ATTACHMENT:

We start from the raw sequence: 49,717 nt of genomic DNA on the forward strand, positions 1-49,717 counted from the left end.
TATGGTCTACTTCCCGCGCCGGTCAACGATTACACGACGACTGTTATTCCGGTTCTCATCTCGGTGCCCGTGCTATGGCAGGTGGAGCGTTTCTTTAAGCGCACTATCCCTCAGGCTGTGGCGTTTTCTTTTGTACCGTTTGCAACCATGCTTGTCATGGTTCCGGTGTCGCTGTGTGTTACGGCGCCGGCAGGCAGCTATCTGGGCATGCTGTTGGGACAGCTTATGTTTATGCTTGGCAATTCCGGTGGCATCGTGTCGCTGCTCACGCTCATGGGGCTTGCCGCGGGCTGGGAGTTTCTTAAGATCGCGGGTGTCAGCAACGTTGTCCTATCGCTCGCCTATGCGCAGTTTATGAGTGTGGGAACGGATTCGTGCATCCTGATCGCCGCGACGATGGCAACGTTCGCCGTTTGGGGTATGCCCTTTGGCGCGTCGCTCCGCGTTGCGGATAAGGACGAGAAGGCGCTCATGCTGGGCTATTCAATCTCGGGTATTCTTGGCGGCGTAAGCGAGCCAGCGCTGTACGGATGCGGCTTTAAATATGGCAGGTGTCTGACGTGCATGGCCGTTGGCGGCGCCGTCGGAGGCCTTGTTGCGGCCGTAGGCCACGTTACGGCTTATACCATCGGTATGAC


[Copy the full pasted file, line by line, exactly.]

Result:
We start from the raw sequence: 49,717 nt of genomic DNA on the forward strand, positions 1-49,717 counted from the left end.
TATGGTCTACTTCCCGCGCCGGTCAACGATTACACGACGACTGTTATTCCGGTTCTCATCTCGGTGCCCGTGCTATGGCAGGTGGAGCGTTTCTTTAAGCGCACTATCCCTCAGGCTGTGGCGTTTTCTTTTGTACCGTTTGCAACCATGCTTGTCATGGTTCCGGTGTCGCTGTGTGTTACGGCGCCGGCAGGCAGCTATCTGGGCATGCTGTTGGGACAGCTTATGTTTATGCTTGGCAATTCCGGTGGCATCGTGTCGCTGCTCACGCTCATGGGGCTTGCCGCGGGCTGGGAGTTTCTTAAGATCGCGGGTGTCAGCAACGTTGTCCTATCGCTCGCCTATGCGCAGTTTATGAGTGTGGGAACGGATTCGTGCATCCTGATCGCCGCGACGATGGCAACGTTCGCCGTTTGGGGTATGCCCTTTGGCGCGTCGCTCCGCGTTGCGGATAAGGACGAGAAGGCGCTCATGCTGGGCTATTCAATCTCGGGTATTCTTGGCGGCGTAAGCGAGCCAGCGCTGTACGGATGCGGCTTTAAATATGGCAGGTGTCTGACGTGCATGGCCGTTGGCGGCGCCGTCGGAGGCCTTGTTGCGGCCGTAGGCCACGTTACGGCTTATACCATCGGTATGAC